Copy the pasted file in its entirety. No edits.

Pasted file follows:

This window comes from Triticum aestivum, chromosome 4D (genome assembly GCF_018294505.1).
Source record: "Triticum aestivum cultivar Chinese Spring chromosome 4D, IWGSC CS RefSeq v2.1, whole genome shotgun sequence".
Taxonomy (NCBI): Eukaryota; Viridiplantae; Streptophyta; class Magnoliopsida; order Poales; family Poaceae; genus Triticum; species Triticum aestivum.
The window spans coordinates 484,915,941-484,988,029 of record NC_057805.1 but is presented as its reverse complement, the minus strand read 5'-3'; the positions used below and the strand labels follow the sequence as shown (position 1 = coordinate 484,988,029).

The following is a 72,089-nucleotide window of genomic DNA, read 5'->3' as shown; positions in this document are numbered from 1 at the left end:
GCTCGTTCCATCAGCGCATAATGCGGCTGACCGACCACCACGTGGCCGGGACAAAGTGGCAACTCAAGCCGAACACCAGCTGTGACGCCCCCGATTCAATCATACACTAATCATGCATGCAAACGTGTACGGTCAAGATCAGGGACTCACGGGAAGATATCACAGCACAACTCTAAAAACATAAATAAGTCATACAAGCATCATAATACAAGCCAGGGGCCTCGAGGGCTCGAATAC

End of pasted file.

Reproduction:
This window comes from Triticum aestivum, chromosome 4D (genome assembly GCF_018294505.1).
Source record: "Triticum aestivum cultivar Chinese Spring chromosome 4D, IWGSC CS RefSeq v2.1, whole genome shotgun sequence".
Taxonomy (NCBI): Eukaryota; Viridiplantae; Streptophyta; class Magnoliopsida; order Poales; family Poaceae; genus Triticum; species Triticum aestivum.
The window spans coordinates 484,915,941-484,988,029 of record NC_057805.1 but is presented as its reverse complement, the minus strand read 5'-3'; the positions used below and the strand labels follow the sequence as shown (position 1 = coordinate 484,988,029).

The following is a 72,089-nucleotide window of genomic DNA, read 5'->3' as shown; positions in this document are numbered from 1 at the left end:
GCTCGTTCCATCAGCGCATAATGCGGCTGACCGACCACCACGTGGCCGGGACAAAGTGGCAACTCAAGCCGAACACCAGCTGTGACGCCCCCGATTCAATCATACACTAATCATGCATGCAAACGTGTACGGTCAAGATCAGGGACTCACGGGAAGATATCACAGCACAACTCTAAAAACATAAATAAGTCATACAAGCATCATAATACAAGCCAGGGGCCTCGAGGGCTCGAATAC